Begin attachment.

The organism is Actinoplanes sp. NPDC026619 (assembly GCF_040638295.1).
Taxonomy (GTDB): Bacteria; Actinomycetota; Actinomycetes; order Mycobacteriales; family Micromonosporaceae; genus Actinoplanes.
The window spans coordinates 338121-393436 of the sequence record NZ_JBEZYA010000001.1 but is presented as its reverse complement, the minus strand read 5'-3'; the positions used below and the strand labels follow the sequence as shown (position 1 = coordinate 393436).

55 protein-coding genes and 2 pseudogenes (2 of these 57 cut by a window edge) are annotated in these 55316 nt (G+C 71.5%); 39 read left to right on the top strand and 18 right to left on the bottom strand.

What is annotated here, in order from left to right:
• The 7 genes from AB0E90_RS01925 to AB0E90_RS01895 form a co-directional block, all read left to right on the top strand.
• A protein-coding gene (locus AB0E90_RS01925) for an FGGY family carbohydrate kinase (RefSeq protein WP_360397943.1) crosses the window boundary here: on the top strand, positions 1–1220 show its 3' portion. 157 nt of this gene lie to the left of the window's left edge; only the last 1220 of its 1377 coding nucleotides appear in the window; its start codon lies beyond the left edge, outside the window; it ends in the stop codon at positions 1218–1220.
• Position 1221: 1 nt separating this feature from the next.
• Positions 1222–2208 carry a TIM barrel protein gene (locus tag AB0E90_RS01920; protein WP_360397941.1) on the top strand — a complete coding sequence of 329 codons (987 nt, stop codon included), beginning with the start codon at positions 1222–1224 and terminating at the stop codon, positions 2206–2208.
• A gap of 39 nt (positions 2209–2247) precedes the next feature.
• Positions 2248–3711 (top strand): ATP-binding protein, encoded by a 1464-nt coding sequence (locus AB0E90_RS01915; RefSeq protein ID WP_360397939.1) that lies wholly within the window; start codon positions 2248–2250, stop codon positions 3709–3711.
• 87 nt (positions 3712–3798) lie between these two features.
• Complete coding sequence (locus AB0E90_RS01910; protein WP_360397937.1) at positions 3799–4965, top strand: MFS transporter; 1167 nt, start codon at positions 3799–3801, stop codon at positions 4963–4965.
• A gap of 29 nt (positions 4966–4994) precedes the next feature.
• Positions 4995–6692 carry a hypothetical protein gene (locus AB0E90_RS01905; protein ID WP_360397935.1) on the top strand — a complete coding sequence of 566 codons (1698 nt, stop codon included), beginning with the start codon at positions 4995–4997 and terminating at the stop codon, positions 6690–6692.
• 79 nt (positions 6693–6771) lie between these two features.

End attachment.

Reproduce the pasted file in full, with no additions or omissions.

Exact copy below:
The organism is Actinoplanes sp. NPDC026619 (assembly GCF_040638295.1).
Taxonomy (GTDB): Bacteria; Actinomycetota; Actinomycetes; order Mycobacteriales; family Micromonosporaceae; genus Actinoplanes.
The window spans coordinates 338121-393436 of the sequence record NZ_JBEZYA010000001.1 but is presented as its reverse complement, the minus strand read 5'-3'; the positions used below and the strand labels follow the sequence as shown (position 1 = coordinate 393436).

55 protein-coding genes and 2 pseudogenes (2 of these 57 cut by a window edge) are annotated in these 55316 nt (G+C 71.5%); 39 read left to right on the top strand and 18 right to left on the bottom strand.

What is annotated here, in order from left to right:
• The 7 genes from AB0E90_RS01925 to AB0E90_RS01895 form a co-directional block, all read left to right on the top strand.
• A protein-coding gene (locus AB0E90_RS01925) for an FGGY family carbohydrate kinase (RefSeq protein WP_360397943.1) crosses the window boundary here: on the top strand, positions 1–1220 show its 3' portion. 157 nt of this gene lie to the left of the window's left edge; only the last 1220 of its 1377 coding nucleotides appear in the window; its start codon lies beyond the left edge, outside the window; it ends in the stop codon at positions 1218–1220.
• Position 1221: 1 nt separating this feature from the next.
• Positions 1222–2208 carry a TIM barrel protein gene (locus tag AB0E90_RS01920; protein WP_360397941.1) on the top strand — a complete coding sequence of 329 codons (987 nt, stop codon included), beginning with the start codon at positions 1222–1224 and terminating at the stop codon, positions 2206–2208.
• A gap of 39 nt (positions 2209–2247) precedes the next feature.
• Positions 2248–3711 (top strand): ATP-binding protein, encoded by a 1464-nt coding sequence (locus AB0E90_RS01915; RefSeq protein ID WP_360397939.1) that lies wholly within the window; start codon positions 2248–2250, stop codon positions 3709–3711.
• 87 nt (positions 3712–3798) lie between these two features.
• Complete coding sequence (locus AB0E90_RS01910; protein WP_360397937.1) at positions 3799–4965, top strand: MFS transporter; 1167 nt, start codon at positions 3799–3801, stop codon at positions 4963–4965.
• A gap of 29 nt (positions 4966–4994) precedes the next feature.
• Positions 4995–6692 carry a hypothetical protein gene (locus AB0E90_RS01905; protein ID WP_360397935.1) on the top strand — a complete coding sequence of 566 codons (1698 nt, stop codon included), beginning with the start codon at positions 4995–4997 and terminating at the stop codon, positions 6690–6692.
• 79 nt (positions 6693–6771) lie between these two features.